The return journey to mum’s was difficult in the rain and poor visibility. Later that evening I joined Chris at a local pub where we shared pizza and rather too many spirits! I remember getting back around midnight.

Somehow I was able to set off the next day heading for the north. Over the next few days I was able to visit friends and play the restored organ in the cathedral. This time In Sheffield I managed to meet up with Kieran Fallon, Sheila Verity, Clare & Brian Campbell, Fr Kevin Thornton and Maria Neal. On Tuesday I headed off to Knaresbrough where I would meet Alison and Pippa for lunch at the Lavender Tea House. Then we went on safari exploring the charity shops. I managed to buy some sheet music! Then I drove on to Malton where I met Fr Tim Bywater. He had been quite lethargic when I had last seen him but the docs had changed his drugs and giving him some breathing exercises which meant that he was really alert and lively. He had taken on the parish of Pickering and had a meeting there that evening so I chose to drive on a find a B&B outside Thirsk. I ate a pretty unexciting fish’n’chips and then checked in to my room. It did not take long for sleep to take over.

The next day I went to Northallerton and then Bishop Auckland where my twin brother lives. Having parked the car outside his place I walked into town. I came upon a bookshop with a difference. Any customer was allowed to choose 5 books in one day and take them away for free! It was amazing but I took only one book – the combined Delia Smith How to Cook. At the other end of town there was considerable development around the town square. There was a new Mining Art Centre, a viewing tower and a Spanish Art Gallery and Faith Museum would open next year. Also in the square was a Wetherspoons where I waited for Andy my twin with a pint of Old Rosie. We had a further pint together before wending our way through several more bars down to a Tapas bar where we ate dinner. After that we retired to Andy’s house and I was finally able to admire the building work he’d had done to his kitchen area.

The next day I returned to Sheffield to meet up with the agents renting my house. Then I had fish’n’chips with my friend Kevin before driving south again to visit a friend in Leicester and another in Englefield Green.

The rest of the time was spent with mum in Surrey. On Saturday I went into London to buy Jon Baxendale’s new edition of the Couperin Masses. I also visited Westminster Abbey for the national celebration of Oscar Romero’s canonization. A great surprise was meeting my old bishop, John Rawsthorne. We were able to catch a few moments after the service as well. There was some great singing by the choir including a wonderful piece by James MacMillan using Romero texts. I had thought of going to the Cathedral for Mass but in the end I elected to visit the Augustinian Church where my friend John is Music Director. Unfortunately he doesn’t play for the vigil Mass. The celebrant was the retired bishop of Lancaster whom I knew via the Augustinians for whose chapter meetings I was a frequent liturgical musician.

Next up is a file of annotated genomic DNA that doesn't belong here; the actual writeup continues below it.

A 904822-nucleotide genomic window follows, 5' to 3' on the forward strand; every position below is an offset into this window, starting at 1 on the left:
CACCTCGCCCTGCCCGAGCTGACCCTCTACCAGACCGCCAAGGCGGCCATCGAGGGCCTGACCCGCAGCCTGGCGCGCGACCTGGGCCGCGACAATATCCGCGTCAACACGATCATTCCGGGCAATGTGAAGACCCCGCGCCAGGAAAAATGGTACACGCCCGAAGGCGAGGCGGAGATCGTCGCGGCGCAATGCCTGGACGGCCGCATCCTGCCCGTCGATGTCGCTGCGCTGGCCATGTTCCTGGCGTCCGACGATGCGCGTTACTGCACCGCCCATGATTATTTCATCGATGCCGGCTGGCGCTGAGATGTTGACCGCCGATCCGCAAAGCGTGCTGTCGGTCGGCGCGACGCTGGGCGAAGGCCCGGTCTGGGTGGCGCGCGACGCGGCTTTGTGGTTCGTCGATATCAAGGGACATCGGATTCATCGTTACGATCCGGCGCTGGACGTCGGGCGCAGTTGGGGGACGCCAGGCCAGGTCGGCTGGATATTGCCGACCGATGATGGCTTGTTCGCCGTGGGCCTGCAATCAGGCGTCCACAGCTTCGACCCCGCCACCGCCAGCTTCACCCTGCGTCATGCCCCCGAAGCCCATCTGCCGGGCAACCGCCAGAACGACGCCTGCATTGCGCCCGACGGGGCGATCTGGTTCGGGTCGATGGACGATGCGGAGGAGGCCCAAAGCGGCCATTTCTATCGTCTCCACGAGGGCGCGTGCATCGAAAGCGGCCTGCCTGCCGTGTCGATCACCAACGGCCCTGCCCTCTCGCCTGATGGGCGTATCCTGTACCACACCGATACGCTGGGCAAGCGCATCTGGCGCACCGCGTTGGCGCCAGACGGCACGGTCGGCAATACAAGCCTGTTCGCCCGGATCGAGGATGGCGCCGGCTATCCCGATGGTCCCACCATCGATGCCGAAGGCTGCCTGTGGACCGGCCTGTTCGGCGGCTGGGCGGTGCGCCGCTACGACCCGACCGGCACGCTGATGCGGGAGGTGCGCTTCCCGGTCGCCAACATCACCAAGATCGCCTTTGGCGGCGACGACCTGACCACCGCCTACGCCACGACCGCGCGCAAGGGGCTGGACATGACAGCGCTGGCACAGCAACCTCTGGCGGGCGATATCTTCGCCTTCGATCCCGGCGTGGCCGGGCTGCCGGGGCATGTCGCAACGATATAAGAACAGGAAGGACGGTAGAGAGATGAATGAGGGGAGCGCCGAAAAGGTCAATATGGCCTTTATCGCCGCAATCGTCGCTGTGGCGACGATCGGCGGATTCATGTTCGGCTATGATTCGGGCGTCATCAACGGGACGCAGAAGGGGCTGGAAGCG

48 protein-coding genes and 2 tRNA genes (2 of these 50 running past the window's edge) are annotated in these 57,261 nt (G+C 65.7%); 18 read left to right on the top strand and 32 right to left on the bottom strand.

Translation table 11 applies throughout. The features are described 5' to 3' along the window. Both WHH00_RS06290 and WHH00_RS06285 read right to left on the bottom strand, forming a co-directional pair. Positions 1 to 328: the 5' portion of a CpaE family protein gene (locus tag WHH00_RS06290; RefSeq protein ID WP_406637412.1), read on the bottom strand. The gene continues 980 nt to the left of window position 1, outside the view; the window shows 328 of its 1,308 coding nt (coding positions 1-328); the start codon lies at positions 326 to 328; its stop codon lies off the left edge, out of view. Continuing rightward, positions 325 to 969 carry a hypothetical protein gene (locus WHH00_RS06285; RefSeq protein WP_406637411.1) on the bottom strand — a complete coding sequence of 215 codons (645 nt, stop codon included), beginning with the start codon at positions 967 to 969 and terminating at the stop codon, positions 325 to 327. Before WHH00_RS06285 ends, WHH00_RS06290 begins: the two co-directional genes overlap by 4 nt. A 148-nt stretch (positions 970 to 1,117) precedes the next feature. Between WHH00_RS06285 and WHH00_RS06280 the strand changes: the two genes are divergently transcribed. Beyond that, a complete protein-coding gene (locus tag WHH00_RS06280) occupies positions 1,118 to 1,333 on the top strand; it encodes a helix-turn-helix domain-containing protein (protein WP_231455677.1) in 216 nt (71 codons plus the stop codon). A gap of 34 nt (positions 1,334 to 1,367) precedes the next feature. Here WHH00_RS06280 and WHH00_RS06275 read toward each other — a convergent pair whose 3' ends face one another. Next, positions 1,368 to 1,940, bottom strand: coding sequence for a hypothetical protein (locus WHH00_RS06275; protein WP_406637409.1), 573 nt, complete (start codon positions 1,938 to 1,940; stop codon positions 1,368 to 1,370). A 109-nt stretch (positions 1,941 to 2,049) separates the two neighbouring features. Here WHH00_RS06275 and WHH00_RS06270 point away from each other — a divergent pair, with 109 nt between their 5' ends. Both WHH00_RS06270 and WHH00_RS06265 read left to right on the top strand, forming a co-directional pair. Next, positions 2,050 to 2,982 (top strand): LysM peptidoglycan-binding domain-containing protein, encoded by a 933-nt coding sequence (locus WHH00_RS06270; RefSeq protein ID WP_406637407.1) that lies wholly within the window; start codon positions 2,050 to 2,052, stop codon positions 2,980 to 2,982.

ON the Sunday I drove with mum down to Southampton where we had a wonderful traditional Sunday lunch with my brother Pete and his family. They are having a lot of work done in the garden so it was great to hear of their plans.

The following day I spent the morning the phone sorting out my pensions! That evening we went round to eat with Chris and Sue and quite a bit of supping was also enjoyed.

My return flight was at 1230 so there wasn’t much else to do save return the rental car and wait at the airport. I enjoyed a fine breakfast and a few pints before boarding. My seat was broken but not uncomfortable. However the gentleman behind me felt very inconvenienced and got upgraded out of the zone.

I collected my car from Mary and drove to the Local for a couple of pints before heading home for sleep.

Tuesday 30 October

As I gaze through the window of my ‘office’ I can see workmen rushing around putting the finishing touches to the play area where they have installed a splash pad for the local kids. The ribbon cutting will be this afternoon but I’ll be at a liturgy meeting!

The park is a great amenity for me and since it is just over my back yard fence I can wonder through a gate and do several circuits of the half mile circular walk. Unfortunately I don’t get much time to do this as often it is either too hot or dark when I am home. The temperatures have dropped this last week so maybe this is the moment?

On the evening of my last blog (12 October) there was a concert in the park. It was attended by only about 20 folk but I caught the end of it.

The following weekend the neighbourhood held its annual community garage sale with many driveways transformed into sales areas. After a few minutes I decided to put my treasures out on the roadside marked ‘free’ and everything was gone as quick as a flash. In preparation for this sale I opened an airline carry-on wine kit … yes they did exist way back … and discovered a 2010 bottle of portuguese reserve red. It was a great way to finish the day!